State outperforms OECD on collection of environmental taxes

Percentage of environmental taxes out of total has been falling

Figures from the OECD show that in the Republic, environmentally-related taxes accounted for 7.4 per cent of total revenue. Photograph: iStock

Figures from the OECD show that in the Republic, environmentally-related taxes accounted for 7.4 per cent of total revenue. Photograph: iStock

 

The State collected a greater share of tax revenue from environmentally-related taxes than the OECD average although the share of the total tax take has been declining.

Figures from the OECD show that in the Republic, environmentally-related taxes accounted for 7.4 per cent of total revenue.

Environmentally-related tax revenue in OECD countries account for 5.1 per cent of total revenue on a weighted average and 6.9 per cent on a simple average basis in 2017. The range is quite significant, from 2.8 per cent in the United States to 12.5 per cent in Slovenia and Turkey.

But the extent of our environmental tax collection has been falling, the figures show. In 1995, environmentally-related taxes accounted for 9.3 per cent of our total tax take and by 2010 that was 9 per cent. The weighted average OECD trend has also been in decline, falling from 6.1 per cent in 1995 to 5.1 per cent two years ago.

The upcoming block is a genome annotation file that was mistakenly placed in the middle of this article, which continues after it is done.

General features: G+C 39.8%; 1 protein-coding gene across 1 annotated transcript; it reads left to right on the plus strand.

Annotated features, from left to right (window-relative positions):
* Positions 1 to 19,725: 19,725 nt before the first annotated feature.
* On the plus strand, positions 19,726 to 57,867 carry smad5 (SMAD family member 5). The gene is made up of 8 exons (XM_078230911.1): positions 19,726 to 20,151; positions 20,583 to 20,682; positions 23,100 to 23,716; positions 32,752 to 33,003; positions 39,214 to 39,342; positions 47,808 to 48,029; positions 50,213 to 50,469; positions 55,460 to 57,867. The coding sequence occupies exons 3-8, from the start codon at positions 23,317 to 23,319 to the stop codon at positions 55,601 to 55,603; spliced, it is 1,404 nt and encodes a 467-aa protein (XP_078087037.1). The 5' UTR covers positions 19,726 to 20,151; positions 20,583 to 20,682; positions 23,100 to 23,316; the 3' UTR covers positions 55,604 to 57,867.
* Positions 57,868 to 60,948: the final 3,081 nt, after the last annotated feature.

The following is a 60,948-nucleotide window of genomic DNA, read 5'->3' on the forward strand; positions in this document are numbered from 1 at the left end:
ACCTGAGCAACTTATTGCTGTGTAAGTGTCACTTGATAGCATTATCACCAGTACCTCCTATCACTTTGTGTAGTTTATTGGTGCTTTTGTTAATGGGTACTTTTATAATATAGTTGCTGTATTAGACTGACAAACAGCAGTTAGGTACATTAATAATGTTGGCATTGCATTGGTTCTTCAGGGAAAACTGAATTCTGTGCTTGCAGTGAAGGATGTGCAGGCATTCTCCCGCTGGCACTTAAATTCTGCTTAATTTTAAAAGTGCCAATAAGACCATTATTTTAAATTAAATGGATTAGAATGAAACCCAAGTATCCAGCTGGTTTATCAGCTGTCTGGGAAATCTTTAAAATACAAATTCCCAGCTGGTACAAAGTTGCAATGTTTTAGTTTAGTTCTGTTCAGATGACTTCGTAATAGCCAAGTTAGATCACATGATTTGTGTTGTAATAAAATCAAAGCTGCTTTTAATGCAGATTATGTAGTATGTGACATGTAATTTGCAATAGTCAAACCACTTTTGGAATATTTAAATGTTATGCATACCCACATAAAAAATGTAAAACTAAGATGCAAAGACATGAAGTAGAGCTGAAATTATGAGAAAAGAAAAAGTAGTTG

Trend

The figures came as the organisation detailed how tax revenue across OECD economies were “virtually unchanged” in 2018, ending a trend of annual increases observed since the 2009 financial crisis.

The plateau was largely due to a drop in the US, where the tax-to-GDP ratio fell 2.5 per cent. This was attributable to tax reforms, which reduced the corporate tax rate from 38.9 per cent to 25.8 per cent.

The metric is a ratio of a country’s tax revenue relative to the market value of goods and services it produces.

Over the 10 years to 2018, the tax-to-GDP ratio has risen, however in the Republic it has dropped from 28.5 per cent in 2008 to 22.3 per cent last year, largely on the back of an “exceptional increase in GDP in 2015”.

It is worth noting that a rise in the ratio does not necessarily mean that tax revenue has increased in real terms. If it simply rises more than GDP, the ratio will increase.

Of the OECD countries, France had the highest tax-to-GDP ratio at 46.1 per cent, while Mexico had the lowest at 16.1 per cent. The Republic, meanwhile, stood at 22.5 per cent, the third lowest in the survey and well below the OECD average.

On average, in 2017 OECD countries collected 34 per cent of their tax revenue through taxes on income and profits. In the Republic, the share of income and corporate taxes in the tax mix exceeded 40 per cent.

Corporate income tax revenue across the organisation rose to 9.3 per cent of total tax revenue, while the share of social security contributions in total tax revenue continued its consistent decline, dropping to 26 per cent.